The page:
1. ”Ulysses and the Moral Right to Pleasure.” Dan Chiasson celebrates Bloomsday.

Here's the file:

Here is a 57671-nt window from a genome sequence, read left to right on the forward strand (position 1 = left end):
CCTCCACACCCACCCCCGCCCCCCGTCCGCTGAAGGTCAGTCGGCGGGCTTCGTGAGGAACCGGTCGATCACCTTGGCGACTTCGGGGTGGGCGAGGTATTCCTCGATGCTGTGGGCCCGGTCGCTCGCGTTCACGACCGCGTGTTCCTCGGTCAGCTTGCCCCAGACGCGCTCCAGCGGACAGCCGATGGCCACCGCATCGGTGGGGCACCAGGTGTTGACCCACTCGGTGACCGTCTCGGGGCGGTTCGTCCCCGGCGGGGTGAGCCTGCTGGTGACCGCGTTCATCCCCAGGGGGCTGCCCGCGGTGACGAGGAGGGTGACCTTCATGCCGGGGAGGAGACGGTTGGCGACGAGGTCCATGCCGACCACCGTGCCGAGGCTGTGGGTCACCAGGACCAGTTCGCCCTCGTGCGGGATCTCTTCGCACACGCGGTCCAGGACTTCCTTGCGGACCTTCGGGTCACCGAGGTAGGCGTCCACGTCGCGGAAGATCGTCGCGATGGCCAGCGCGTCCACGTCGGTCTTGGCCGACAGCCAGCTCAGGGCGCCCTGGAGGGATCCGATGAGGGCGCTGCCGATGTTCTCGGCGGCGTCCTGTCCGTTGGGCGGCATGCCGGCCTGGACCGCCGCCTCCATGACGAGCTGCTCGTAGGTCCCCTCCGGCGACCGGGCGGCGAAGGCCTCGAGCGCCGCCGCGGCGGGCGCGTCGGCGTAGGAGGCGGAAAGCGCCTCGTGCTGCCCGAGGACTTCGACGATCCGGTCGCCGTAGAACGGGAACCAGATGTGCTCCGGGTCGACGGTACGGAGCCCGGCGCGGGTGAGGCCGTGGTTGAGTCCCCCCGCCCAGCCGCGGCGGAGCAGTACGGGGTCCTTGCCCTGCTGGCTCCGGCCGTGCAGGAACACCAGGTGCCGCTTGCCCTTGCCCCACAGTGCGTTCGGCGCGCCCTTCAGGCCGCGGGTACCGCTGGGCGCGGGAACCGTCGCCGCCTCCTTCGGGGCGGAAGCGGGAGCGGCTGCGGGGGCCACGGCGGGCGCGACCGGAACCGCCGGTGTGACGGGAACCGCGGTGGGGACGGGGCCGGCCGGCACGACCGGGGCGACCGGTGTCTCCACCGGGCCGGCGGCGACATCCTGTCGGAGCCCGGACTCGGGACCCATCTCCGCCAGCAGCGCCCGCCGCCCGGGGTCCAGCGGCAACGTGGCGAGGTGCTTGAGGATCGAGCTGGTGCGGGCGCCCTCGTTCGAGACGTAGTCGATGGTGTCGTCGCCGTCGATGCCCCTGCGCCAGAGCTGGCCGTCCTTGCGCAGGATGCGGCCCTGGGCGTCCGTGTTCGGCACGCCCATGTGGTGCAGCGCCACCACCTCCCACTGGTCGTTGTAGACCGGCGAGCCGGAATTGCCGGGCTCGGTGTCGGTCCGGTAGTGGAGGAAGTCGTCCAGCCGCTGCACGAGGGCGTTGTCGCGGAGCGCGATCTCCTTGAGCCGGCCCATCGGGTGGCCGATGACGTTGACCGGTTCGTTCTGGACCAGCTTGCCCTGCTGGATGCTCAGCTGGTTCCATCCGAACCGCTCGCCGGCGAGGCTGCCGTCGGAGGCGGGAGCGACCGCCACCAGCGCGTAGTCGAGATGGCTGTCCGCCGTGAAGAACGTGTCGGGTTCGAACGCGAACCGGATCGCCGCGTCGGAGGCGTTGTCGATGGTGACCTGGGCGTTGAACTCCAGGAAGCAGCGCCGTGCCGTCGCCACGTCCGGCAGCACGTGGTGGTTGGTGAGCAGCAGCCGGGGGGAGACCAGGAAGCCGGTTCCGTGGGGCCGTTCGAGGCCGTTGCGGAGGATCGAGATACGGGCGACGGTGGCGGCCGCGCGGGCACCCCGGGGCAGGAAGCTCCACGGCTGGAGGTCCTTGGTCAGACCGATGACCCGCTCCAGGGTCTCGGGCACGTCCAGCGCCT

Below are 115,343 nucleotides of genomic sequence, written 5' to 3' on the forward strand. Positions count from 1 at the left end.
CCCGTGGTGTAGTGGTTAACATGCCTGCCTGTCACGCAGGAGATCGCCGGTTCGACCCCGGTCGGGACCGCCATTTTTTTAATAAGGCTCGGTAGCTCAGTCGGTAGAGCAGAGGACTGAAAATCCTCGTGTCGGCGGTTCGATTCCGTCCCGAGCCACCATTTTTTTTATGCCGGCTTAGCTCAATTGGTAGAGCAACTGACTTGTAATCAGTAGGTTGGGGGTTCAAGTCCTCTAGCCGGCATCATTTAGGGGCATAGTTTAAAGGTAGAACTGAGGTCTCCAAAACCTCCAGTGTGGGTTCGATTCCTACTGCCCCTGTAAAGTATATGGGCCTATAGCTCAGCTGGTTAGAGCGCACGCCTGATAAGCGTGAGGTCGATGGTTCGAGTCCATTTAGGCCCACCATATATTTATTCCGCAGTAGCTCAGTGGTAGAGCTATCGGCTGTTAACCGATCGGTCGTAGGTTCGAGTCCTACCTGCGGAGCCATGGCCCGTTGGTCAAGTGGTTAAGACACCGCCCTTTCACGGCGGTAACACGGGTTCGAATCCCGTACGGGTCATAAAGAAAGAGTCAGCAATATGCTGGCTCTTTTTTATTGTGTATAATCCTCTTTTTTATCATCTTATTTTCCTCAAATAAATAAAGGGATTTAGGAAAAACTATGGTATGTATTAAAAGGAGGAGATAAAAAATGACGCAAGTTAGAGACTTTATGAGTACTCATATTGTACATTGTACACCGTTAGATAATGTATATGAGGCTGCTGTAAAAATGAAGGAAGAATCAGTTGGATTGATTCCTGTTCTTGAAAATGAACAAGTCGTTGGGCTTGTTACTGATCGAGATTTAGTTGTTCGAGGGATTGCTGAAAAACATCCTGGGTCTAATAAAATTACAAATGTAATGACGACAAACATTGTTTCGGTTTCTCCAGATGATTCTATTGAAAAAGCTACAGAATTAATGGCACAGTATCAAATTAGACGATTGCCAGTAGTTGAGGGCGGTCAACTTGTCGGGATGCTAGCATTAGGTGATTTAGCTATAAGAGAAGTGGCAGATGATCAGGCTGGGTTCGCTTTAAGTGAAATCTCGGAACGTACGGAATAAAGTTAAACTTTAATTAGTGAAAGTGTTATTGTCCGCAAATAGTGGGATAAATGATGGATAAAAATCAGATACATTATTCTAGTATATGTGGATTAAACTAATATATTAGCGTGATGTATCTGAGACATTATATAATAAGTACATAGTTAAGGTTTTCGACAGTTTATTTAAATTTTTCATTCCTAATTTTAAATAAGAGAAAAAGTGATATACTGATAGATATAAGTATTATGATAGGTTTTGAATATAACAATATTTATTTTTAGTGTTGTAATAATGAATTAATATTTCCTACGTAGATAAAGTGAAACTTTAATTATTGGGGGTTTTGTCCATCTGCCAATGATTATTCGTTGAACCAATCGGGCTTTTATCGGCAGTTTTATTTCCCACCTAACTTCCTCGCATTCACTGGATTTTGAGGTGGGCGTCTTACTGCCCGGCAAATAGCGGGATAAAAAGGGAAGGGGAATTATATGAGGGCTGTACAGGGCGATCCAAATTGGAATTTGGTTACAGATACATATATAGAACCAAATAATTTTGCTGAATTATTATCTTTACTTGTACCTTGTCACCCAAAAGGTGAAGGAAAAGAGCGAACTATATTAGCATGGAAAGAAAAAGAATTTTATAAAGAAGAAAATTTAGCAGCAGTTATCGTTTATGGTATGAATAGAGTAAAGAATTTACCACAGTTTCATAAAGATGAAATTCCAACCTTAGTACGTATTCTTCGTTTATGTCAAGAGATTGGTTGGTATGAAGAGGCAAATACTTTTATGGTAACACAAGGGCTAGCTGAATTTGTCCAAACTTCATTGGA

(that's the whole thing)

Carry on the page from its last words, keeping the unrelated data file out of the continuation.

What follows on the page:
“The book is dirtier than people imagine or remember. If you know it only by reputation, you know, probably, that a guy jerks off on the beach, while, at home, his wife entertains her lover (the hilariously, humiliatingly named Blazes Boylan) in a bed whose brass quoits have been ’loosed’ by her infinite trysts. But sex, a pleasure more intense than others but not fundamentally distinct from them, is everything in Ulysses. There has never been a novel more sympathetic to every weird thing people do to make themselves happy, from preparing a mutton kidney to eating a gorgonzola sandwich, to singing aloud ’Love’s Old Sweet Song,’ to ’worshiping at that altar where the back changes name,’ one of many, many descriptions of backsides and things people do to other people while on all fours. You could watch porn for weeks and see the same repertoire of actions, the identical durations, the same outcomes, over and over; once in a while somebody mixes in a gourd or dresses as a nun, but the basic template is fixed. In Joyce, cheering on your wife as she fucks her boyfriend is a fantasy, a source of pleasure. (Joyce wanted Nora to cheat on him, so that he could feel for himself what a cuckold feels.) The pleasure Bloom takes in Molly’s backside, especially in its messes and smells, finds, in Joyce (like so many pleasures of its kind) an exact linguistic embodiment: ’I do indeed explore the plump mellow yellow smellow melons of her rump.’ Language is, of course, the real pleasure, the fundamental bawdiness.”